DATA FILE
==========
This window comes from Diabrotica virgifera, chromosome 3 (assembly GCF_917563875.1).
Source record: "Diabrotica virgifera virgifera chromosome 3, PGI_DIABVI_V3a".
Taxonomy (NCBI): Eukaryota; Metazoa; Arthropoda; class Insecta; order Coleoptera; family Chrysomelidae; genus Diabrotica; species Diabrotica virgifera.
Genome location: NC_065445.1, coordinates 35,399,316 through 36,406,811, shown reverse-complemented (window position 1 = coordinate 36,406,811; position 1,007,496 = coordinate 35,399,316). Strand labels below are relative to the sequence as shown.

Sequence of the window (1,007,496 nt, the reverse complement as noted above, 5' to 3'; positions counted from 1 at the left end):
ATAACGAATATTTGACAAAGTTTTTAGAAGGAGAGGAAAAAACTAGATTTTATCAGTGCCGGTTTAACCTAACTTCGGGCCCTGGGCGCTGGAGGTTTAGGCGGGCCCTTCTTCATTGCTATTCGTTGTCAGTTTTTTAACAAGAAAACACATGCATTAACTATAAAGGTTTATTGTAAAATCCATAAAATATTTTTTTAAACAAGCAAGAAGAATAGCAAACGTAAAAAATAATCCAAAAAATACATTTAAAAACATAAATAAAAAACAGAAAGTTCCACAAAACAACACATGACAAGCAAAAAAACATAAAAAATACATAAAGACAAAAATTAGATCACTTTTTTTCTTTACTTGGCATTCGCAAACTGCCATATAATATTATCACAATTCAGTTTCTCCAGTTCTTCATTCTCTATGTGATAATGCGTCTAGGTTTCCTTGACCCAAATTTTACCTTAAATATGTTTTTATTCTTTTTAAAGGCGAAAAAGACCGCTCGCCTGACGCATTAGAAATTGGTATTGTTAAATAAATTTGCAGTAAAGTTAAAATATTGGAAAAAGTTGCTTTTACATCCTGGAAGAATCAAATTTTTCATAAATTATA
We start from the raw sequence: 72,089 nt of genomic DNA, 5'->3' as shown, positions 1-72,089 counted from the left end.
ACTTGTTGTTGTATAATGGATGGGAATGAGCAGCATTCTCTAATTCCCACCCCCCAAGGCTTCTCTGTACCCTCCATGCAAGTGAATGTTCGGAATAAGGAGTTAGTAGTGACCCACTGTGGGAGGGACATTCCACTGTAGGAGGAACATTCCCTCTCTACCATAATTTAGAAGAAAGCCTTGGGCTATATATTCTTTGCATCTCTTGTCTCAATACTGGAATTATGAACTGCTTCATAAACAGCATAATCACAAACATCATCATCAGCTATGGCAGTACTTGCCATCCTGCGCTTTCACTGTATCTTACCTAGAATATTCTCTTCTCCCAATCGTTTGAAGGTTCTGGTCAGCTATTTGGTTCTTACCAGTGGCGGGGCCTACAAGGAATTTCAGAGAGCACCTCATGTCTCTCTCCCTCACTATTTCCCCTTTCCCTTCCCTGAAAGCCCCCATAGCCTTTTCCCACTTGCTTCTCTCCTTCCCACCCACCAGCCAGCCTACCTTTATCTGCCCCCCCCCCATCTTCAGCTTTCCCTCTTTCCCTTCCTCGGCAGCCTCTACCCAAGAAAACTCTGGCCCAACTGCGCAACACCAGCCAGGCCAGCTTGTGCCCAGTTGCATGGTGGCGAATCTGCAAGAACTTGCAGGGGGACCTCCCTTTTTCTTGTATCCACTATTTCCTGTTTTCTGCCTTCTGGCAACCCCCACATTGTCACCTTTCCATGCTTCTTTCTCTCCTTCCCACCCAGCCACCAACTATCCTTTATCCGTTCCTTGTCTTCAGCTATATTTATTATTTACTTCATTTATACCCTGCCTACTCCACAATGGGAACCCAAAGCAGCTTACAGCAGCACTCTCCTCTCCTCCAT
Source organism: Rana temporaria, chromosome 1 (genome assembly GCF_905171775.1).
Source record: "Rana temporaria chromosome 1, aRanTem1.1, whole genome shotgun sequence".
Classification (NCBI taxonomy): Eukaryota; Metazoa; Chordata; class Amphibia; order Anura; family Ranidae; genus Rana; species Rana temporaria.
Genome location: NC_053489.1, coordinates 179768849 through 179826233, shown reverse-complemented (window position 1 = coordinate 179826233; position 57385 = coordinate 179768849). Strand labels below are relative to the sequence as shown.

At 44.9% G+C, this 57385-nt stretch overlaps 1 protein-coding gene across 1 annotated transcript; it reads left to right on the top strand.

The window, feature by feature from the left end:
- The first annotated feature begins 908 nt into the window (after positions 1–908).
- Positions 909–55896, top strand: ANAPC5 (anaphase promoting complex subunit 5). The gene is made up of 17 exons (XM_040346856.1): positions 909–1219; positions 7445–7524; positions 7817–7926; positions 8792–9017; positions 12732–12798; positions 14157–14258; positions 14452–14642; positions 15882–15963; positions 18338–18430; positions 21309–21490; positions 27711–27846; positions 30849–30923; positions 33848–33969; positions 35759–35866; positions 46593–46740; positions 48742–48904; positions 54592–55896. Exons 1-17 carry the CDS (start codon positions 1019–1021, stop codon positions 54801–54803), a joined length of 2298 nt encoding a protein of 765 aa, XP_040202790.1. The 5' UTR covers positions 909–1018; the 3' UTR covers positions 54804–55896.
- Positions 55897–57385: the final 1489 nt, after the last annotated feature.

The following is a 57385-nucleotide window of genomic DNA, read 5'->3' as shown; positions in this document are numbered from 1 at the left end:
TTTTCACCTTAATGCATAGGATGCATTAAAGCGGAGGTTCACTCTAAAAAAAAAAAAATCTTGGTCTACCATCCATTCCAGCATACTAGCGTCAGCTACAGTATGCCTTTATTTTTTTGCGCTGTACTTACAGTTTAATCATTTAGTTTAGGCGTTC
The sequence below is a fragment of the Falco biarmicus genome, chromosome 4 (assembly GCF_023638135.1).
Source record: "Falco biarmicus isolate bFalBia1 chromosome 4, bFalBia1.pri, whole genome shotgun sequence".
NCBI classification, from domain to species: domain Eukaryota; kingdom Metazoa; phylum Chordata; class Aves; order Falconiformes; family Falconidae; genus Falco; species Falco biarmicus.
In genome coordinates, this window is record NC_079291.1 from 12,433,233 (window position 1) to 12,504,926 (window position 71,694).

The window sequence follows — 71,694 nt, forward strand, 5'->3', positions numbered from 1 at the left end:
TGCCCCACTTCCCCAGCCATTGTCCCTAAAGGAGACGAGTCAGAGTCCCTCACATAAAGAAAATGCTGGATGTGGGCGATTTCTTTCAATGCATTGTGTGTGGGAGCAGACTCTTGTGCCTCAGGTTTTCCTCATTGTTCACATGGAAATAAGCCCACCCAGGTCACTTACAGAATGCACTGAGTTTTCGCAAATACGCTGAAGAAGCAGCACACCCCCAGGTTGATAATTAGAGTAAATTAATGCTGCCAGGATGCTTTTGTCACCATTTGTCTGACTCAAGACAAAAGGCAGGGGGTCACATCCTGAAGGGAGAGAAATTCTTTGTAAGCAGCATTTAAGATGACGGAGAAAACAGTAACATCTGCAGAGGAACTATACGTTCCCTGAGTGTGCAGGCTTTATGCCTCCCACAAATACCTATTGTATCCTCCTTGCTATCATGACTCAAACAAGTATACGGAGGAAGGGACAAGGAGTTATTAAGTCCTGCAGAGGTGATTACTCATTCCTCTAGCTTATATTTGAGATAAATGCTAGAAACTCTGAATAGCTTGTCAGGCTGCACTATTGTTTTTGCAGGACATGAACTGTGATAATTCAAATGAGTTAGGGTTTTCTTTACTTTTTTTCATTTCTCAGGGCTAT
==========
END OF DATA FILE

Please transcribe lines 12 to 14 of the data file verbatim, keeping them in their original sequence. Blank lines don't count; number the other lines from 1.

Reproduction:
Genome location: NC_053489.1, coordinates 179768849 through 179826233, shown reverse-complemented (window position 1 = coordinate 179826233; position 57385 = coordinate 179768849). Strand labels below are relative to the sequence as shown.

At 44.9% G+C, this 57385-nt stretch overlaps 1 protein-coding gene across 1 annotated transcript; it reads left to right on the top strand.

The window, feature by feature from the left end: